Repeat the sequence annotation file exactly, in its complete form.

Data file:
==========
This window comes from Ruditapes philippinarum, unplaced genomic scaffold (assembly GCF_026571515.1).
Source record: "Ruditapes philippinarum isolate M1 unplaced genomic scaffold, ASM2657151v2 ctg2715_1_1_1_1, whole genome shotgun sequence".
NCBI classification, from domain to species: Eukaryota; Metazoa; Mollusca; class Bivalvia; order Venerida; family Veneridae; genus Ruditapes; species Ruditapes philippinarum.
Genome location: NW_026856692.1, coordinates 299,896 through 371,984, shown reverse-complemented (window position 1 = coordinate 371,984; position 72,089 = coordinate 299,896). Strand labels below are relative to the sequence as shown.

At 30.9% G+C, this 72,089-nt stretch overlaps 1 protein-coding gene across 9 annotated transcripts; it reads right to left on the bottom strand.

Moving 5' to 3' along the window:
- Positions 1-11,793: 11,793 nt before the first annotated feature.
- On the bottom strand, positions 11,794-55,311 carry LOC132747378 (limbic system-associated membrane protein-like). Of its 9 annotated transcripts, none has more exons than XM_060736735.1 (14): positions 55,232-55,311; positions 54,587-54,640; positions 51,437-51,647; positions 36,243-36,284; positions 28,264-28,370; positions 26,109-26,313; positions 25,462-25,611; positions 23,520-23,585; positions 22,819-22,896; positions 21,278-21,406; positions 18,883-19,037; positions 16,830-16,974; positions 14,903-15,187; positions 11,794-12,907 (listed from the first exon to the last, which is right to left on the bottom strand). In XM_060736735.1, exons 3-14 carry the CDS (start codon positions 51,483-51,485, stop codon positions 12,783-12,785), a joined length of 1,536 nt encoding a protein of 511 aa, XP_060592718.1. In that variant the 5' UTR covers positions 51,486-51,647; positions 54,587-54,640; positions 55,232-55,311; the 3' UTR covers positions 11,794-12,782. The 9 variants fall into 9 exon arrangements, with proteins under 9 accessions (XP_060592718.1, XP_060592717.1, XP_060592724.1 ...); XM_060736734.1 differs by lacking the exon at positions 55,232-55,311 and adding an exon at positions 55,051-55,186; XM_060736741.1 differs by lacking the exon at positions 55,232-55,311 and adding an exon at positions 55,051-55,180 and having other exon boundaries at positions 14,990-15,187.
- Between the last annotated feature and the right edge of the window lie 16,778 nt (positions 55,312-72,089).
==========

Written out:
This window comes from Ruditapes philippinarum, unplaced genomic scaffold (assembly GCF_026571515.1).
Source record: "Ruditapes philippinarum isolate M1 unplaced genomic scaffold, ASM2657151v2 ctg2715_1_1_1_1, whole genome shotgun sequence".
NCBI classification, from domain to species: Eukaryota; Metazoa; Mollusca; class Bivalvia; order Venerida; family Veneridae; genus Ruditapes; species Ruditapes philippinarum.
Genome location: NW_026856692.1, coordinates 299,896 through 371,984, shown reverse-complemented (window position 1 = coordinate 371,984; position 72,089 = coordinate 299,896). Strand labels below are relative to the sequence as shown.

At 30.9% G+C, this 72,089-nt stretch overlaps 1 protein-coding gene across 9 annotated transcripts; it reads right to left on the bottom strand.

Moving 5' to 3' along the window:
- Positions 1-11,793: 11,793 nt before the first annotated feature.
- On the bottom strand, positions 11,794-55,311 carry LOC132747378 (limbic system-associated membrane protein-like). Of its 9 annotated transcripts, none has more exons than XM_060736735.1 (14): positions 55,232-55,311; positions 54,587-54,640; positions 51,437-51,647; positions 36,243-36,284; positions 28,264-28,370; positions 26,109-26,313; positions 25,462-25,611; positions 23,520-23,585; positions 22,819-22,896; positions 21,278-21,406; positions 18,883-19,037; positions 16,830-16,974; positions 14,903-15,187; positions 11,794-12,907 (listed from the first exon to the last, which is right to left on the bottom strand). In XM_060736735.1, exons 3-14 carry the CDS (start codon positions 51,483-51,485, stop codon positions 12,783-12,785), a joined length of 1,536 nt encoding a protein of 511 aa, XP_060592718.1. In that variant the 5' UTR covers positions 51,486-51,647; positions 54,587-54,640; positions 55,232-55,311; the 3' UTR covers positions 11,794-12,782. The 9 variants fall into 9 exon arrangements, with proteins under 9 accessions (XP_060592718.1, XP_060592717.1, XP_060592724.1 ...); XM_060736734.1 differs by lacking the exon at positions 55,232-55,311 and adding an exon at positions 55,051-55,186; XM_060736741.1 differs by lacking the exon at positions 55,232-55,311 and adding an exon at positions 55,051-55,180 and having other exon boundaries at positions 14,990-15,187.
- Between the last annotated feature and the right edge of the window lie 16,778 nt (positions 55,312-72,089).